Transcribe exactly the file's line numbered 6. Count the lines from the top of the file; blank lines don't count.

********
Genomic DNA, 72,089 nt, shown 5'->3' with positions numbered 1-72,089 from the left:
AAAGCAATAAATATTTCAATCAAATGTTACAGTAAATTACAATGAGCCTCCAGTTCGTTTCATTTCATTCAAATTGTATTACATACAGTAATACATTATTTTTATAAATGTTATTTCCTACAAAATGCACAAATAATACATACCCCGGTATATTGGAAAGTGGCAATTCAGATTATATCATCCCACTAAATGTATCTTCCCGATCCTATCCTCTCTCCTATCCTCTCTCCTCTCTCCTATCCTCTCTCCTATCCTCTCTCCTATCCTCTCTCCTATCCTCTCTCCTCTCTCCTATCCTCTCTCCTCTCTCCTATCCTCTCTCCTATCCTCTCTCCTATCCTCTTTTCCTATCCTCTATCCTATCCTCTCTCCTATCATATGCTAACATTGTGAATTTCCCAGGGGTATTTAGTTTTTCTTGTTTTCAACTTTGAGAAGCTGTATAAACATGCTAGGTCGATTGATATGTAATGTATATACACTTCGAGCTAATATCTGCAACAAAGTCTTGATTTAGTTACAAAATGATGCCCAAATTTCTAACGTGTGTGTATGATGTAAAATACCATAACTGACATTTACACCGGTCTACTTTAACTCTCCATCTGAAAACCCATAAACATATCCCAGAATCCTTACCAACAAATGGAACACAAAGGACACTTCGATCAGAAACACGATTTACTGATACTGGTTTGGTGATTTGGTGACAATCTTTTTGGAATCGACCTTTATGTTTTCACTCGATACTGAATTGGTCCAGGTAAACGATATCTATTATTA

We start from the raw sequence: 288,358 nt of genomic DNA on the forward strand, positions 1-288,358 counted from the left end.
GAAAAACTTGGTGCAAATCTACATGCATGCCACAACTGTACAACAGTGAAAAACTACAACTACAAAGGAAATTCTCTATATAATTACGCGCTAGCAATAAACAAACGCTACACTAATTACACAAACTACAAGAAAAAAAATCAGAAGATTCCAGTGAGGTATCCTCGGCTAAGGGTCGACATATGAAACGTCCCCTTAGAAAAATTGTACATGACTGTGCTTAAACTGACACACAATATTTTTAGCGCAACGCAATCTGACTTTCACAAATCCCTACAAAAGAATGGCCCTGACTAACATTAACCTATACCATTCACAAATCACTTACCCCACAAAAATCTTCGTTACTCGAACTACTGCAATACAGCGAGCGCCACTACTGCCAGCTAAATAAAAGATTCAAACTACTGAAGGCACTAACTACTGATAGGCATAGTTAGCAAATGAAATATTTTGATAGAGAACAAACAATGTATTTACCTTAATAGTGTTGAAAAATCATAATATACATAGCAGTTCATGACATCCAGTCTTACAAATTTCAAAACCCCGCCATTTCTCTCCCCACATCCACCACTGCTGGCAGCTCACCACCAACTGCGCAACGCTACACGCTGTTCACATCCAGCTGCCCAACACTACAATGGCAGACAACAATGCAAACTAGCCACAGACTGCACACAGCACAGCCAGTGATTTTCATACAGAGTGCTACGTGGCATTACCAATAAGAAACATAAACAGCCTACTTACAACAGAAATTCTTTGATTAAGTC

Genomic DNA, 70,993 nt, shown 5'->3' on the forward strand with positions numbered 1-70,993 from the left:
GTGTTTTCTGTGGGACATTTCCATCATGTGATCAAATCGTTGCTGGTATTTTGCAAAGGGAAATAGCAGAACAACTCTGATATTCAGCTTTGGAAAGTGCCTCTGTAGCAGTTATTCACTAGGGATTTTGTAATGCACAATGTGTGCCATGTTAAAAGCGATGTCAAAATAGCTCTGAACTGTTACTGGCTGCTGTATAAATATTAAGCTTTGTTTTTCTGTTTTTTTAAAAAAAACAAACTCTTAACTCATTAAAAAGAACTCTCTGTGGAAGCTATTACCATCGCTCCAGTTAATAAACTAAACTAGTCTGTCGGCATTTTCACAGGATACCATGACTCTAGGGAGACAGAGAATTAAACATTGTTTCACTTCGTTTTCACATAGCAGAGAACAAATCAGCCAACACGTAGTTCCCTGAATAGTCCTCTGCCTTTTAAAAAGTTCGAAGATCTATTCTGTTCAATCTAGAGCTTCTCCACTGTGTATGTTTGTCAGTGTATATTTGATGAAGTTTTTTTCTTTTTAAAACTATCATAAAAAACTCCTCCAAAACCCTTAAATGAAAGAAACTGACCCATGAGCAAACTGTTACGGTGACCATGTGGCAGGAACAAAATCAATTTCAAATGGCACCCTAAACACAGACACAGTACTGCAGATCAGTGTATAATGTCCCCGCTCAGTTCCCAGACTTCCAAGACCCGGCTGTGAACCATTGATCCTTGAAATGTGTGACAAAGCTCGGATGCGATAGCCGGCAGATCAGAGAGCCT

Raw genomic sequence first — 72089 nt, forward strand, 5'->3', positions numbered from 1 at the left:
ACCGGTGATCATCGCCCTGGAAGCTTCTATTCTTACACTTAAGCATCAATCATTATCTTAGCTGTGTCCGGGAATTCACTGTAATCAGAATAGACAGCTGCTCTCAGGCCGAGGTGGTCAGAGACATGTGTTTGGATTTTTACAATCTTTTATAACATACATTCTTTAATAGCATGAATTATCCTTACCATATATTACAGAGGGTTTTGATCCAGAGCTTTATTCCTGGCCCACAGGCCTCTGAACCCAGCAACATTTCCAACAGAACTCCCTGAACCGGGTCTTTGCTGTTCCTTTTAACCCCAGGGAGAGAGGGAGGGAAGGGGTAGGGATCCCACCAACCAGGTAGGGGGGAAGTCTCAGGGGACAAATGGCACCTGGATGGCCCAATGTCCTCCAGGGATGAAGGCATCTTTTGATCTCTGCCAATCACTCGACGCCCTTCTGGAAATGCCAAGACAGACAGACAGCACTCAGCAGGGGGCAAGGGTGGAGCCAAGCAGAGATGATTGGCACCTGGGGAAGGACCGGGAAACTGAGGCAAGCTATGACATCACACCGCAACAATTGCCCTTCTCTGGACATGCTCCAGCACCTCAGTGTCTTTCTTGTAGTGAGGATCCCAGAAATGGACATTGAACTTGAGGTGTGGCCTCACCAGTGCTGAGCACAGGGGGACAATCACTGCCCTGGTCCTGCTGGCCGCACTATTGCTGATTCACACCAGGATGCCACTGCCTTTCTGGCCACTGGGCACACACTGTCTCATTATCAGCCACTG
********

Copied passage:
GTGTTTTCTGTGGGACATTTCCATCATGTGATCAAATCGTTGCTGGTATTTTGCAAAGGGAAATAGCAGAACAACTCTGATATTCAGCTTTGGAAAGTGCCTCTGTAGCAGTTATTCACTAGGGATTTTGTAATGCACAATGTGTGCCATGTTAAAAGCGATGTCAAAATAGCTCTGAACTGTTACTGGCTGCTGTATAAATATTAAGCTTTGTTTTTCTGTTTTTTTAAAAAAAACAAACTCTTAACTCATTAAAAAGAACTCTCTGTGGAAGCTATTACCATCGCTCCAGTTAATAAACTAAACTAGTCTGTCGGCATTTTCACAGGATACCATGACTCTAGGGAGACAGAGAATTAAACATTGTTTCACTTCGTTTTCACATAGCAGAGAACAAATCAGCCAACACGTAGTTCCCTGAATAGTCCTCTGCCTTTTAAAAAGTTCGAAGATCTATTCTGTTCAATCTAGAGCTTCTCCACTGTGTATGTTTGTCAGTGTATATTTGATGAAGTTTTTTTCTTTTTAAAACTATCATAAAAAACTCCTCCAAAACCCTTAAATGAAAGAAACTGACCCATGAGCAAACTGTTACGGTGACCATGTGGCAGGAACAAAATCAATTTCAAATGGCACCCTAAACACAGACACAGTACTGCAGATCAGTGTATAATGTCCCCGCTCAGTTCCCAGACTTCCAAGACCCGGCTGTGAACCATTGATCCTTGAAATGTGTGACAAAGCTCGGATGCGATAGCCGGCAGATCAGAGAGCCT